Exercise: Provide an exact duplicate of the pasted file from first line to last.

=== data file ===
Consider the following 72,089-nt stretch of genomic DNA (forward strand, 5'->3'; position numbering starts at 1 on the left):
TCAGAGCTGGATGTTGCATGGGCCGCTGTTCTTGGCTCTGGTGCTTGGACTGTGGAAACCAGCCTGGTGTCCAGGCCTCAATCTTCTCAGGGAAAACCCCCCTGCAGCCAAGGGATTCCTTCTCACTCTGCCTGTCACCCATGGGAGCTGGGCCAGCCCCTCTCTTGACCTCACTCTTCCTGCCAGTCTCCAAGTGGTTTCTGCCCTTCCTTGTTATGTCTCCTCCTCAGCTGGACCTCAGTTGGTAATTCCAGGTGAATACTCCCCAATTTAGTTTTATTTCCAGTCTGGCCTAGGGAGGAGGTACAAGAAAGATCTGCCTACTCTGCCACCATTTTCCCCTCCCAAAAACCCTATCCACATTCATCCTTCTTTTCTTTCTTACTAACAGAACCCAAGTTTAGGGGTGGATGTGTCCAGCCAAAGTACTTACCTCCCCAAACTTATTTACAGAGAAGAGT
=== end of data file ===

Consider the following 72,089-nt stretch of genomic DNA (forward strand, 5'->3'; position numbering starts at 1 on the left):
TCAGAGCTGGATGTTGCATGGGCCGCTGTTCTTGGCTCTGGTGCTTGGACTGTGGAAACCAGCCTGGTGTCCAGGCCTCAATCTTCTCAGGGAAAACCCCCCTGCAGCCAAGGGATTCCTTCTCACTCTGCCTGTCACCCATGGGAGCTGGGCCAGCCCCTCTCTTGACCTCACTCTTCCTGCCAGTCTCCAAGTGGTTTCTGCCCTTCCTTGTTATGTCTCCTCCTCAGCTGGACCTCAGTTGGTAATTCCAGGTGAATACTCCCCAATTTAGTTTTATTTCCAGTCTGGCCTAGGGAGGAGGTACAAGAAAGATCTGCCTACTCTGCCACCATTTTCCCCTCCCAAAAACCCTATCCACATTCATCCTTCTTTTCTTTCTTACTAACAGAACCCAAGTTTAGGGGTGGATGTGTCCAGCCAAAGTACTTACCTCCCCAAACTTATTTACAGAGAAGAGT